Children and young people all deal with grief differently. Death is a huge thing for a young mind to process. After losing a loved one, a child may go from crying one minute to playing the next. These sudden shifts in mood do not mean that he or she isn’t sad or that they do not realise what has happened, children cope differently than adults, and playing can be a defense mechanism to prevent a child from becoming overwhelmed. It is also normal to feel depressed, guilty, anxious, or angry at the person who has died or at someone else in the family. It is normal to feel really upset one minute and frustrated the next and it is normal to want to distract yourself with every day things and even laugh at times. I like to describe these jumps between grief and doing daily life things ‘jumping in and out of puddles off grief’ sometimes the puddles are deep and hard to get out of and some tines they are very shallow and we only get a bit wet.
When someone dies, a child’s sense of safety is really affected. The realisation that there are things beyond our control is quite hard to swallow. Children may worry that other adults in the family might die too. Maintaining some kind of routine and modelling normal grieving is crucial. How well children cope will often depend on how other adults in the family are coping so it is important that everyone practices self-care. One idea is to have a safe corner in the house and at school where children can go to be upset and to hug someone or where there is a favorite teddy etc. It is good for children try and name the emotion and it is often hard to really unpick whether a child is feeling angry or sad and one way to help talk about emotions ( and memories is by using memory stones. In my Starline conversation I explain this. There are many good children’s books about death and I’ve put a huge list together on my teaching school website here: http://allianceforlearning.co.uk/covid-19/bereavement-resources-for-parents-and-school-staff/bereavement-resources/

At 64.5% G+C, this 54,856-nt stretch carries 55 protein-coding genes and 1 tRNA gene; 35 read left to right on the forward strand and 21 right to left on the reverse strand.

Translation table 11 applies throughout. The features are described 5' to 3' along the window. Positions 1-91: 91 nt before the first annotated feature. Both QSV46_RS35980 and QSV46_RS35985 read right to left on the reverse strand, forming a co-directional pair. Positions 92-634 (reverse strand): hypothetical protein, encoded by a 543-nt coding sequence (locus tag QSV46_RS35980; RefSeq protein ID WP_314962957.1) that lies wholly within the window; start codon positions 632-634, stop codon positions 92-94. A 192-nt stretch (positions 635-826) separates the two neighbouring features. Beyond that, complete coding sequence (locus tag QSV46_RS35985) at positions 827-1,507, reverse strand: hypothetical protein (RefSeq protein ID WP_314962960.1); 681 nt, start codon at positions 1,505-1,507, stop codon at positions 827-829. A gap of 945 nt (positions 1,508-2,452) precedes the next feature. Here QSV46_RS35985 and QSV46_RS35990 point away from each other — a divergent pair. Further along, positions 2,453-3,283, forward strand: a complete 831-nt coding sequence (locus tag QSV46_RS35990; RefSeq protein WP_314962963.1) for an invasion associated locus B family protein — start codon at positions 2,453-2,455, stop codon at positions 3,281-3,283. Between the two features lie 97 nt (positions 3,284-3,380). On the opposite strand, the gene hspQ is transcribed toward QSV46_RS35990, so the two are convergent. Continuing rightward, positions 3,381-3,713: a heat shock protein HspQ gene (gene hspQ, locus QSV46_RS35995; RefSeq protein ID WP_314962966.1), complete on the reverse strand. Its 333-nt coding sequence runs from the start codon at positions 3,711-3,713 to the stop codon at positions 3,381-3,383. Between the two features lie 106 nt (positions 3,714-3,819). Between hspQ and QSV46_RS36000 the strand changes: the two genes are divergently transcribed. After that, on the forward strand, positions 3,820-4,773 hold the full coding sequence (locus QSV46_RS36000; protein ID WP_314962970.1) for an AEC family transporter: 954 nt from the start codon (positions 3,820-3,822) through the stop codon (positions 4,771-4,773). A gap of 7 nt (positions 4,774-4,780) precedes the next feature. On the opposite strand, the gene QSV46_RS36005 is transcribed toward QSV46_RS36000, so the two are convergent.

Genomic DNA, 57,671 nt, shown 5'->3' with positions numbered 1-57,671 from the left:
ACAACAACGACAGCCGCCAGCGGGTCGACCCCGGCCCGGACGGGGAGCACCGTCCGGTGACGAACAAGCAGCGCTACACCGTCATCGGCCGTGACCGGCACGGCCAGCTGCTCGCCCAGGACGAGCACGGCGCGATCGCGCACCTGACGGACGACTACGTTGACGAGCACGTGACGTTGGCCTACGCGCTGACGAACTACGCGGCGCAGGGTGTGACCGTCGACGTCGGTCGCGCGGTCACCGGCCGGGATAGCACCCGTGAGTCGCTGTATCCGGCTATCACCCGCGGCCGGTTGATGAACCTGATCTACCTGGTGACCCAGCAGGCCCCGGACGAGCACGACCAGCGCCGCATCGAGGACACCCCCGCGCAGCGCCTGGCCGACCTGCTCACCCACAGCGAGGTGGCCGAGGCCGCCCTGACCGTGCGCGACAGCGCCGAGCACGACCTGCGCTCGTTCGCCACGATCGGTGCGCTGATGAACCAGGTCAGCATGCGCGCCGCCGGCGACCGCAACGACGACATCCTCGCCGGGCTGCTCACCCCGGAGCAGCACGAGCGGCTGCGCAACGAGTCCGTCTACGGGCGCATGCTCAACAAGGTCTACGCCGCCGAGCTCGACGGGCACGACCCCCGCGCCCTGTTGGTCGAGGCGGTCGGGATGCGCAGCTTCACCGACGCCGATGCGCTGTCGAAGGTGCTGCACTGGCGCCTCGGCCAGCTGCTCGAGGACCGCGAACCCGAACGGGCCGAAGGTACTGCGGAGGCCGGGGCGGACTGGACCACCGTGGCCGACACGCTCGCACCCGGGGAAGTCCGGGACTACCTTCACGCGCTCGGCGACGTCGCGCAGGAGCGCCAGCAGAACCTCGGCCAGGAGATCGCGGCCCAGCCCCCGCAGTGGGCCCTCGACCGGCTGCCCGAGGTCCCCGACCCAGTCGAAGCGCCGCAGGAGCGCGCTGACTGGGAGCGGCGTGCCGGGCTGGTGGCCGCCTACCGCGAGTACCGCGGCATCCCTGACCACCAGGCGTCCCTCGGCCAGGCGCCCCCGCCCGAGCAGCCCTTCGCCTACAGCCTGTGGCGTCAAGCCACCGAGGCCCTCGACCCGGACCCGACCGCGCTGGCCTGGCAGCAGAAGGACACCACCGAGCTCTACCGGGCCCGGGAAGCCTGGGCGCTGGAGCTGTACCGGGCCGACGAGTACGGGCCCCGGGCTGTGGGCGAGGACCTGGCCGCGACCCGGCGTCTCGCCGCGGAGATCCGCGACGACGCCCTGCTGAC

Sometimes children find it really hard to talk about death but they may want to express themselves through drawing, or creating a memory box or even using the Blob tree. Another nice tool to use is creating a button tree.
Age appropriate support
Remember that very young children often don’t realise that death is permanent, and they may think that a dead loved one will come back if they do tidy their bedroom or perhaps at birthdays or Christmas. Children may be able to articulate that ‘Mummy died of the Coronavirus’ but may repeatedly ask if Mummy is still collecting them from nursery. Older, school-age children understand the permanence of death, but they may still have many questions. Try to be factual and remember that in the absence of facts children will make their own versions of events up, we call this ‘magical thinking’. Try not to use clichés or euphemisms, if you say ‘passed away’ they won’t understand, equally ‘went to sleep forever’ might make bedtime a frightening experience. Teenagers have a lot of hormones and other teenage challenges and if they are not coping well family need to look out for risk taking behavior.
At the moment due to restrictions it is hard for families to have what we would usually think of as a ‘proper funeral’ and a good celebration of life so families have to be creative and find ways to still make sure there are events to celebrate life and to provide some comfort and closure. It is also really hard not to be able to hug other people in the family. It might be that as the pandemic situation improves we can hug our families again soon.
If you do not think a child or young person you are supporting is grieving in a normal way after a six month period then you should access local help from local services or via your GP or you can of course contact the Winston’s Wish help line: 08088 020 021
This Blog was written by Lisa Fathers, Director of Teaching School & Partnerships, Bright Futures Educational Trust Executive Team.